CASPER: Capacitive Serendipitous Power Transfer for Through-body Charging of Multiple Wearable Devices

Edward Wang, Manuja Sharma, Yiran Zhao, Shwetak Patel
(Left) Prototype of a CASPER powered wound monitoring gauze pad worn on the user’s leg. The bed sheet acts as the body electrode, while the blanket acts as the floating electrode. (Right) The RX floating and body electrode feeds the 13.56MHz coupled signal into a multi-stage diode rectifier network for AC to DC conversion. A Zener diode prevents the power storage from over-voltage. Depending on the application, the power storage can be a simple capacitor or a solid state battery with a BQ25504 charge controller. A load can then be run from the stored DC power.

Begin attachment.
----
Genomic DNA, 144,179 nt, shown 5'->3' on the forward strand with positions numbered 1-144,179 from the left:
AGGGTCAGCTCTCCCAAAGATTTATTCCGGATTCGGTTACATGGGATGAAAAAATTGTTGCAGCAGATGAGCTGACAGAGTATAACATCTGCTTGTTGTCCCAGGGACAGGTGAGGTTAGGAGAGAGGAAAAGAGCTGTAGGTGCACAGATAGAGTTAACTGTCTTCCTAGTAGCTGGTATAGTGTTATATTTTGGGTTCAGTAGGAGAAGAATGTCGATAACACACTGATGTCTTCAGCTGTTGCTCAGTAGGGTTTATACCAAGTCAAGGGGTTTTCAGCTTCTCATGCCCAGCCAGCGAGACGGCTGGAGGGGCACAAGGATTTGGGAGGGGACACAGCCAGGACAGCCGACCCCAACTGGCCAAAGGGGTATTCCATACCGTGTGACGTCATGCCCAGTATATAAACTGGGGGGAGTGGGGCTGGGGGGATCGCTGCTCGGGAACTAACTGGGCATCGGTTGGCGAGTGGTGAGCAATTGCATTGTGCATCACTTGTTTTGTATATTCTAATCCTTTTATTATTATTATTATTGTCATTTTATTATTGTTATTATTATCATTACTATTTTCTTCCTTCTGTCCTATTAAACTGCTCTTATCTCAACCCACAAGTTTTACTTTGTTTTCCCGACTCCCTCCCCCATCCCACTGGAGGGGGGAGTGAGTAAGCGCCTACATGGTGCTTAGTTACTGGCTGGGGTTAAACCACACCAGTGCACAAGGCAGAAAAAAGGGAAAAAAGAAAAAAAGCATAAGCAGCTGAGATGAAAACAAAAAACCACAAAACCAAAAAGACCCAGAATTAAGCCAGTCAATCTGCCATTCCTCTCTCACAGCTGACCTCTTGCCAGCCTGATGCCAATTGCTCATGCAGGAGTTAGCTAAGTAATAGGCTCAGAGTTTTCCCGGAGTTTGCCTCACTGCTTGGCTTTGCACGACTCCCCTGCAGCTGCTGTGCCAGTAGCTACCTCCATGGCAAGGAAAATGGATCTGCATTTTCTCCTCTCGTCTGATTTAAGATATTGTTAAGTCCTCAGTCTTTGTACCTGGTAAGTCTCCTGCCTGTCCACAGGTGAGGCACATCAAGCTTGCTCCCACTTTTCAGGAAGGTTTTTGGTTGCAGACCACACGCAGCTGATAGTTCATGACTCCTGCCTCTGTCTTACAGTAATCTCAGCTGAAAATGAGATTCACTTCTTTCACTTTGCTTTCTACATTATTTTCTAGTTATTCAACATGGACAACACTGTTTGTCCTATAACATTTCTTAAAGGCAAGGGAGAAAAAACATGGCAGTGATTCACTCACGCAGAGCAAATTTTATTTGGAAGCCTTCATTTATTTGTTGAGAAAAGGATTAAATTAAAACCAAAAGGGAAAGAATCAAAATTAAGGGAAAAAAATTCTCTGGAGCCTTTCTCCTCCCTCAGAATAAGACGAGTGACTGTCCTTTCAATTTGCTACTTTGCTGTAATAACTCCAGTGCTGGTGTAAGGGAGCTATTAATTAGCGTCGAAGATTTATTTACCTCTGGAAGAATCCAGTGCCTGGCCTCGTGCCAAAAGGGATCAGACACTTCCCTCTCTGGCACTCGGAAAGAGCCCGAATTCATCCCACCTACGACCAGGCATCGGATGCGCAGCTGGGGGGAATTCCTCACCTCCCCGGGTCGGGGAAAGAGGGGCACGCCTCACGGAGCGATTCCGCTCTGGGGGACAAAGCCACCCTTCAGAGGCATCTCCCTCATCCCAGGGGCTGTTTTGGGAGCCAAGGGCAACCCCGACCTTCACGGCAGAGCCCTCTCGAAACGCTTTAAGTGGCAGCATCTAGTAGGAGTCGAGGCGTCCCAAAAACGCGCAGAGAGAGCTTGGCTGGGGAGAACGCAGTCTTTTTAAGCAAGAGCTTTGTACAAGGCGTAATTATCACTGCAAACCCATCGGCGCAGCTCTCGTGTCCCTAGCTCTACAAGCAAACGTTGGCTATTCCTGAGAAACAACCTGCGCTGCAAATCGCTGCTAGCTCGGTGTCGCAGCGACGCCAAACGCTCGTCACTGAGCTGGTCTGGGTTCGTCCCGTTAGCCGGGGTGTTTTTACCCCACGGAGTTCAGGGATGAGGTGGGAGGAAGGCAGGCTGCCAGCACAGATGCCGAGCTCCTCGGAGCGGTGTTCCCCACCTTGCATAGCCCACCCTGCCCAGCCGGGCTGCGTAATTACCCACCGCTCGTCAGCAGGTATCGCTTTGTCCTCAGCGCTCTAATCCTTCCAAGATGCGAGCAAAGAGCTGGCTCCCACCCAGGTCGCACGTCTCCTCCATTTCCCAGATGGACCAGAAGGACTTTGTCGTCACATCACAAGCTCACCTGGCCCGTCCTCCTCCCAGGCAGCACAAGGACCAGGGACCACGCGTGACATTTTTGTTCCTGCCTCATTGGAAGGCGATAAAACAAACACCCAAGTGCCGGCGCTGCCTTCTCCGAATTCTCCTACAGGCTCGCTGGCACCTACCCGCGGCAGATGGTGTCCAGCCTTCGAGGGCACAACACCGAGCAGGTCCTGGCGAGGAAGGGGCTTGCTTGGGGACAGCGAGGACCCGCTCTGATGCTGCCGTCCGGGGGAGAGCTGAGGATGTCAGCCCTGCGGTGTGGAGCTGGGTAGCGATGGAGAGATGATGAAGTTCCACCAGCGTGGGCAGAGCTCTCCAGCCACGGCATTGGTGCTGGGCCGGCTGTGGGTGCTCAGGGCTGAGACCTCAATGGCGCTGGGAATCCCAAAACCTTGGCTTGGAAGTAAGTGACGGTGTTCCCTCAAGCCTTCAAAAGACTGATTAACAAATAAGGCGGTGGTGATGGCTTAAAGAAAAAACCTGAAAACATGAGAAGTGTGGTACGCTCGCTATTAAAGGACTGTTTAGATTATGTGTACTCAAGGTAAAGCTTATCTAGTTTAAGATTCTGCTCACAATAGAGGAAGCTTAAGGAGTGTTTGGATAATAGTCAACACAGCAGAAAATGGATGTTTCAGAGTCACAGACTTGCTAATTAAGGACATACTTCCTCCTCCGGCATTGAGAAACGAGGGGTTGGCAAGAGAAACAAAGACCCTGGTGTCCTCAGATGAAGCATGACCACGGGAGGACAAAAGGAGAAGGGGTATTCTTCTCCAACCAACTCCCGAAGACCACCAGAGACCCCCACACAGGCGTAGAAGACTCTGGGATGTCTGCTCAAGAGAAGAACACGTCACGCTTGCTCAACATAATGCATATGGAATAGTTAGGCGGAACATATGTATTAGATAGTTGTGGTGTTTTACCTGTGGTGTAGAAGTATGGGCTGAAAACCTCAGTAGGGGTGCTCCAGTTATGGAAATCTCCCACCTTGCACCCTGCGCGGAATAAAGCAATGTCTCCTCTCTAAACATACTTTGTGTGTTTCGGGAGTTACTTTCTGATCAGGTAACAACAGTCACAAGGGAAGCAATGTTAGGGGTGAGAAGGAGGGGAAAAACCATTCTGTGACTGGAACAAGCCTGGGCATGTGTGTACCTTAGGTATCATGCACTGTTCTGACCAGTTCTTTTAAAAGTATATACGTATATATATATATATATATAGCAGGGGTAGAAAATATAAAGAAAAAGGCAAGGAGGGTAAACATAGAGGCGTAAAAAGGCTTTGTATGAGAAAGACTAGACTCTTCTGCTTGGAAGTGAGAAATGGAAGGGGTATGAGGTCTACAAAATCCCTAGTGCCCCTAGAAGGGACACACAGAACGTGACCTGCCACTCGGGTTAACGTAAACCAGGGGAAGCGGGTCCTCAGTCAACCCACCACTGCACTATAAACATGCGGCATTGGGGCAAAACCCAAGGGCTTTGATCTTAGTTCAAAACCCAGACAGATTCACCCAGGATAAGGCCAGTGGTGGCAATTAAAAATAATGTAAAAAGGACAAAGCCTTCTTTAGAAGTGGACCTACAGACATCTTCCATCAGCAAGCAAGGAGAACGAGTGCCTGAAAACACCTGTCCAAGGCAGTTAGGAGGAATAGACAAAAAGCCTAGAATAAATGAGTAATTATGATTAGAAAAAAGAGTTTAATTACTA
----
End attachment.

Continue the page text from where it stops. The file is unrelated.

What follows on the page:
We present CASPER, a charging solution to enable a future of wearable devices that are much more distributed on the body. Instead of having to charge every device we want to adorn our bodies with, may it be distributed health sensors or digital jewelry, we can instead augment everyday objects such as beds, seats, and frequently worn clothing to provide convenient charging base stations that will charge devices on our body serendipitously as we go about our day. Our system works by treating the human body as a conductor and capacitively charging devices worn on the body whenever a well coupled electrical path is created during natural use of everyday objects. In this paper, we performed an extensive parameter characterization for through-body power transfer and based on our empirical findings, we present a design trade-off visualization to aid designers looking to integrate our system. Furthermore, we demonstrate how we utilized this design process in the development of our own smart bandage device and a LED adorned temporary tattoo that charges at hundreds of micro-watts using our system.